Page 19 - 2011 Guide to Family Violence Laws

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14
What will happen in court?
At the first court date (the
arraignment), five basic things will
happen. First, the case is sent to a
part of the court called Family
Services- for an investigation and
review. Second, in cases where your
partner is still in jail, the judge will
determine if there was probable
cause for the arrest. Third, the
judge will decide whether to raise or
lower the bond set by the police or
bail commissioner. Remember,
anytime the person who was
arrested has the money to make bail
he will be released. Fourth, the
judge will decide whether a
protective order should be made.
Finally, the judge will set the next
court date. (Occasionally this is the
only thing that happens at the first
court date, if there is a reason to
postpone the case.) There may be a
number of court dates before the
case is over.
Do I need to be in court?
If your partner has been arrested
and you have not, you are not
legally required to be in court. If
you need a protective order (see
page 17), then you should go to
court or call a Family Violence
Victim Advocate to request one. If
you want to have a say in what
happens to your partner, it is
important that you go to court
and/or call either the Family
Violence Victim Advocate or a
Family Relations Counselor.
Who should I talk to in court?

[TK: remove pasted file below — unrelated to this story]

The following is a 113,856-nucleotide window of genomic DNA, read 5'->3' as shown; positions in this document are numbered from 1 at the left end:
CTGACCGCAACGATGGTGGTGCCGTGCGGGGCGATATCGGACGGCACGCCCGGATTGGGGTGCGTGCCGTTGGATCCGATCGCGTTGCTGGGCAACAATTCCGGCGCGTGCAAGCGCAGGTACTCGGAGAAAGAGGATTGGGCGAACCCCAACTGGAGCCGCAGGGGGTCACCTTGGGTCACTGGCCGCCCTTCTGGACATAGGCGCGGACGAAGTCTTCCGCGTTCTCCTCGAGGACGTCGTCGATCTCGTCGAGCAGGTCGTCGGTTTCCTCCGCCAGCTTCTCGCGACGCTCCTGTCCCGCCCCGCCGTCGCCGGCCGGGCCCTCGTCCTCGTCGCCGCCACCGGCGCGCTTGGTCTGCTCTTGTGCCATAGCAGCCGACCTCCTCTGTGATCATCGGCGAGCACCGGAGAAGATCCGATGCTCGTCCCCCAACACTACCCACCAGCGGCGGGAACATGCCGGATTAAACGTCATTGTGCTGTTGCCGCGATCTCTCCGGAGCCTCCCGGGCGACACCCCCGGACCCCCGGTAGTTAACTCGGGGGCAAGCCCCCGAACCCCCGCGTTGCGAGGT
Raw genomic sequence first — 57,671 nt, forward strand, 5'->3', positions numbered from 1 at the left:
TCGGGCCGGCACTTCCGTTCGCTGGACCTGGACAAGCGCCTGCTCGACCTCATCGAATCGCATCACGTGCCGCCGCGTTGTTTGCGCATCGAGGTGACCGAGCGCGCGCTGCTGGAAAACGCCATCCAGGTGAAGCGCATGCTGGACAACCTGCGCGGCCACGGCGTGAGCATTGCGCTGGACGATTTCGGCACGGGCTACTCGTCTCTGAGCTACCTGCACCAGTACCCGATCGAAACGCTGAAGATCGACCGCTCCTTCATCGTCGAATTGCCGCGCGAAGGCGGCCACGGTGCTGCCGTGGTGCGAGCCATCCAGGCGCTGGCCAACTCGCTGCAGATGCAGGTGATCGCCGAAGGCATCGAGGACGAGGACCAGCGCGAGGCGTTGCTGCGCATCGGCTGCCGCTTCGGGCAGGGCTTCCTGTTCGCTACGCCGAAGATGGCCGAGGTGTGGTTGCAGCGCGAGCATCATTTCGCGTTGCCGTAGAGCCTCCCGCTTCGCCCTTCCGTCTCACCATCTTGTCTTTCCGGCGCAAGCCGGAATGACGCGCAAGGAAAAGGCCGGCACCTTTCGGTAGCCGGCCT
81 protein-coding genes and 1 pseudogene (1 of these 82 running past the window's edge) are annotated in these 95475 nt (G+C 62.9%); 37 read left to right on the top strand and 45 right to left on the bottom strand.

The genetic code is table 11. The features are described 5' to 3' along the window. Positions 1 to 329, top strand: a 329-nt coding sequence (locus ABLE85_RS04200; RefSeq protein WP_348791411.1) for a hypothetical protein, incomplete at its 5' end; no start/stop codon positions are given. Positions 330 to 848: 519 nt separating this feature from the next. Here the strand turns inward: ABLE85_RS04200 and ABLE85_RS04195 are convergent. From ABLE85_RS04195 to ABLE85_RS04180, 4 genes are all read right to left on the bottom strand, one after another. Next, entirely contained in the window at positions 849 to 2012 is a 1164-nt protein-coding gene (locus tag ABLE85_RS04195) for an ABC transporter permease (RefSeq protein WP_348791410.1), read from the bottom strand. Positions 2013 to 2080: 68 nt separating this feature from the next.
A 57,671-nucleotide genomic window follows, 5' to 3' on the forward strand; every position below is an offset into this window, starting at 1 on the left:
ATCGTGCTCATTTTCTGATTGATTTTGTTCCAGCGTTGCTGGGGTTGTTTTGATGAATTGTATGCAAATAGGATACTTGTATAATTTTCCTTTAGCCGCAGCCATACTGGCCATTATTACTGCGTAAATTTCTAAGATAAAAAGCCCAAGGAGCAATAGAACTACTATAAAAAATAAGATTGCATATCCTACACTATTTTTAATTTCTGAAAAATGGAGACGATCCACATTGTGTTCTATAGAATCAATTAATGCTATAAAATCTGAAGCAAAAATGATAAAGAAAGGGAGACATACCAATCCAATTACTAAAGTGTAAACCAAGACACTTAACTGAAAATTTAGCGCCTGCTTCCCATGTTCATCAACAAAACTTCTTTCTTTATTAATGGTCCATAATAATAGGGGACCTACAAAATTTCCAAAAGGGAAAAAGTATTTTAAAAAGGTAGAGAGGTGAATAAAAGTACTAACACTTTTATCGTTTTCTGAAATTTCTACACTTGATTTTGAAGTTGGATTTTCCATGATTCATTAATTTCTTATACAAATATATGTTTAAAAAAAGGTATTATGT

The first person you should look for
is the Family Violence Victim
Advocate. Ask a marshal or
someone in the clerk’s office how to
find her. This person’s job is to help
people in your situation get through
the court system. The advocate can
give you information, will listen to
your concerns, will help you ask the
court for protection if you want her
to, and will help you to understand
all your options. The Family
Violence Victim Advocate can also
put you in touch with other agencies
that might help you including the
local domestic violence agency. The
local domestic violence agency can
offer shelter for you and your
children as well as support groups
and other services. If the Family
Violence Victim Advocate is not
there, you can talk to the Family
Services Counselor.
Your conversations with a Family
Violence Victim Advocate are
confidential. This means the
advocate will not tell anyone else
what you told her unless you give
her permission to do so or the law
requires it. Conversations with
other people who work in the court
may not be confidential.
Note:
The official name for Family Services
is “Court Support Services Division Family”,
or “CSSD Family” for short. Previously they
were called “Family Relations.” You may
still hear them referred to in court as “Intake
Assessment and Referral (IAR)”, “Family
Relations” or “Family.”